DAVAO CITY – Malnutrition is costing the Philippines P328 billion, a report by aid agency Save the Children Philippines said.

The report titled “Cost of Hunger: Philippines” showed that the country is losing billions due to the effect of childhood stunting on the productivity of workforce and education.

The report said childhood stunting costs the country almost 3 percent of its Gross Domestic Product.

The overall economic loss includes:

  1. P166.5 billion worth of lost income as a result of lower levels of education achieved by the working population who suffered  from childhood stunting;
  2. P160 billion in lost productivity due to premature deaths among children who would have been members of our current working-age population;
  3. P1.23 billion in additional education costs to cover grade repetitions linked to undernutrition.

Ned Olney, Save the Children Phili ppines Country Director, said:“This study proves that undernutrition has a cost to all of us. In just a year, Philippines has lost almost 3 percent of its GDP in terms of education and productivity costs due to stunting. If we add up health costs, the likely impact would be an additional 0.05 – 1.6 percent.”

Olney added that if stunting is not addressed, families would find it difficult to break free from poverty.

“It is the poor and neglected sectors of society that carry the burden of stunting,” he said.

The report also showed that stunting is “the best predictor of productivity and income, and that undernutrition is linked to lower human capital.”

“Children who are stunted in the first two years of life are more likely to repeat grade levels, drop out of school, delay school entry and have lower income levels when they enter the workforce,” Save the Children Philippines said in a statement.

Very low gov’t spending in nutrition

The report also found out that the country’s spending in nutrition programs “is very low at only 0.52 percent of general government expenditures compared to the global average allocation of 2.1 percent.”

Save the Children said there is a need to invest in nutrition programs during the child’s first 1000 days, which is considered a critical period of care to address stunting.

“It should outrage us that 95 children will die every day because of malnutrition,” said Olney.

He said that “nutrition is the cornerstone of all development efforts.”

Olney also added that for every US$1 spent on nutrition programs to address stunting in children below 2 years old, “the Philippines could save over US$100 in health, education, and lost productivity costs.”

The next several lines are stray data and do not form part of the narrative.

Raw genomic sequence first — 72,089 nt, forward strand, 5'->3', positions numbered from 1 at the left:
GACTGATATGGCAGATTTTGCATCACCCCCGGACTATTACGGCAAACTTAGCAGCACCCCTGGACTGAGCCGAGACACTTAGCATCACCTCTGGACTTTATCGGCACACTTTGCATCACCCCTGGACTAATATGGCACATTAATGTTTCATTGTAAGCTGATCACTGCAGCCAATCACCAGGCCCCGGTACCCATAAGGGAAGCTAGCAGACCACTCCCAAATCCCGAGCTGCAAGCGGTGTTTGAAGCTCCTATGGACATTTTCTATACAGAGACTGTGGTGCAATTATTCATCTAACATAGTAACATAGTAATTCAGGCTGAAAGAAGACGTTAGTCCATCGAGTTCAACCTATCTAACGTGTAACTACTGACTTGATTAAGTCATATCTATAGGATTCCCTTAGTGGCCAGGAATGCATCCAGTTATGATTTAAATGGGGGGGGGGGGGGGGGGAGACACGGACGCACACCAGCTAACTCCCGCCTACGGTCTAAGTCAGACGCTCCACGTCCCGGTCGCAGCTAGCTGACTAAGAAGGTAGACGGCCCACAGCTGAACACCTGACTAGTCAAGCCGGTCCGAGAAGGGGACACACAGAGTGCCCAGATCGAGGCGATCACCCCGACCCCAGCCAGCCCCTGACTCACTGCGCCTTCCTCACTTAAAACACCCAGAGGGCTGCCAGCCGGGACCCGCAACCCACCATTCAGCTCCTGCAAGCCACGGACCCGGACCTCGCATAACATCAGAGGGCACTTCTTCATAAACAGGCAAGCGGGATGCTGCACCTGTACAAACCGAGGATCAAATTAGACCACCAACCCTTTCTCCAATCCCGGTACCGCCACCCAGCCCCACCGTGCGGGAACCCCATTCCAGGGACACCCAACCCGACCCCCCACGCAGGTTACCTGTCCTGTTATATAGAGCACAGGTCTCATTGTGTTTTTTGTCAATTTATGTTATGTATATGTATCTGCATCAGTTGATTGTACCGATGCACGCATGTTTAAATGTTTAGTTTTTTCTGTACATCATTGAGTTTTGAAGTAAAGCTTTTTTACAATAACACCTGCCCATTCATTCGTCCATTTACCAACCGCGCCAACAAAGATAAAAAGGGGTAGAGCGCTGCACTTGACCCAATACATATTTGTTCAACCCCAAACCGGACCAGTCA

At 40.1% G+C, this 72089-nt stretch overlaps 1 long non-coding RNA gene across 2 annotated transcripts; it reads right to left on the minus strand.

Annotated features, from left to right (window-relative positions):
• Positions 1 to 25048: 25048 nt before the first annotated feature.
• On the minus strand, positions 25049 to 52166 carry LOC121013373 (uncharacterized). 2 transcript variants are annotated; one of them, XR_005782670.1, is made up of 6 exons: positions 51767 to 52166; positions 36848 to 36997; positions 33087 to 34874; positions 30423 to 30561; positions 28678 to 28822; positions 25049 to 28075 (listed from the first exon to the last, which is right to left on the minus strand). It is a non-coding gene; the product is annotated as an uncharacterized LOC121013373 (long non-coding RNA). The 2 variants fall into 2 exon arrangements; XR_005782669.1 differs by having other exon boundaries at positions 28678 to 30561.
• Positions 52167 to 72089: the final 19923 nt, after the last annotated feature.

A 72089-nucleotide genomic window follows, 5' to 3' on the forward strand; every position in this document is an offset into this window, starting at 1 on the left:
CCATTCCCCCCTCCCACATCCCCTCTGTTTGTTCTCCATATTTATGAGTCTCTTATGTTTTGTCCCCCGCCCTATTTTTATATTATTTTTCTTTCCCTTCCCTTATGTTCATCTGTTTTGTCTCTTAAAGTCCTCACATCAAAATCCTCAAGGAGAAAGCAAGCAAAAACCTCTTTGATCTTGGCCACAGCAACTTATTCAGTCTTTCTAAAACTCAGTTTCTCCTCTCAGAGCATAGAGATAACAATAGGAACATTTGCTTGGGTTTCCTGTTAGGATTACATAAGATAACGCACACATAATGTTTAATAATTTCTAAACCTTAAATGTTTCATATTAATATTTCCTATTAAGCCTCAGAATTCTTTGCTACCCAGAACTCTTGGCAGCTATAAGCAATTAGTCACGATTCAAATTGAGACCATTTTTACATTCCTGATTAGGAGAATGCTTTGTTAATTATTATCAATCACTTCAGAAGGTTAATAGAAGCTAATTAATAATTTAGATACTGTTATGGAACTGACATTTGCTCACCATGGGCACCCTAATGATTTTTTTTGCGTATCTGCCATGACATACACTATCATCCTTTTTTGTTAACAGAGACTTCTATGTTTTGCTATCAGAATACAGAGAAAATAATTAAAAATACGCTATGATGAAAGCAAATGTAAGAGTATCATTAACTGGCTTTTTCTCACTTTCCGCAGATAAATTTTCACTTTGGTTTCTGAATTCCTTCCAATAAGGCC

Olney added that an investment in nutrition programs to address undernutrition will also “stimulate economic growth for all Filipinos.”


Save the Children said both the government and the private sector should exert efforts in addressing malnutrition.

Among its recommendations are: support for the First 1,000 Days Bill to improve the delivery of interventions in the first 1000 days of a child to prevent stunting; push for equitable nutrition policies and programs to ensure budgetary allocations for programs that address malnutrition; ensure security of tenure and sustained training of barangay health workers; provision of clear and separate budget for nutrition-specific interventions from both national and local governments; and promotion of cost-effective and affordable high-impact nutrition interventions to prevent undernutrition such as exclusive breastfeeding, complementary feeding, vitamin A and iron supplementation, treatment of acute malnutrition and maternal nutrition.

The study also proposed to strengthen the enforcement of the Milk Code and the Expanded Breastfeeding Promotion Act to protect, promote, and support optimal infant and young child feeding, both in private and public facilities and spaces; strict and sustained implementation of nutrition-specific interventions; revise the conditionalities under the government’s Pantawi d Pamilyang Pilipino Program (4Ps) to include mandatory breastfeeding and education sessions on infant and young child feeding; alignment of nutrition programs to the directions of the Philippine Plan of Action for Nutrition and the Strategy for Women, Infant, and Young Child Nutrition; and the increased focus on water, hygiene and sanitation interventions for children by targeting child-related behaviors and risks. (davaotoday.com)

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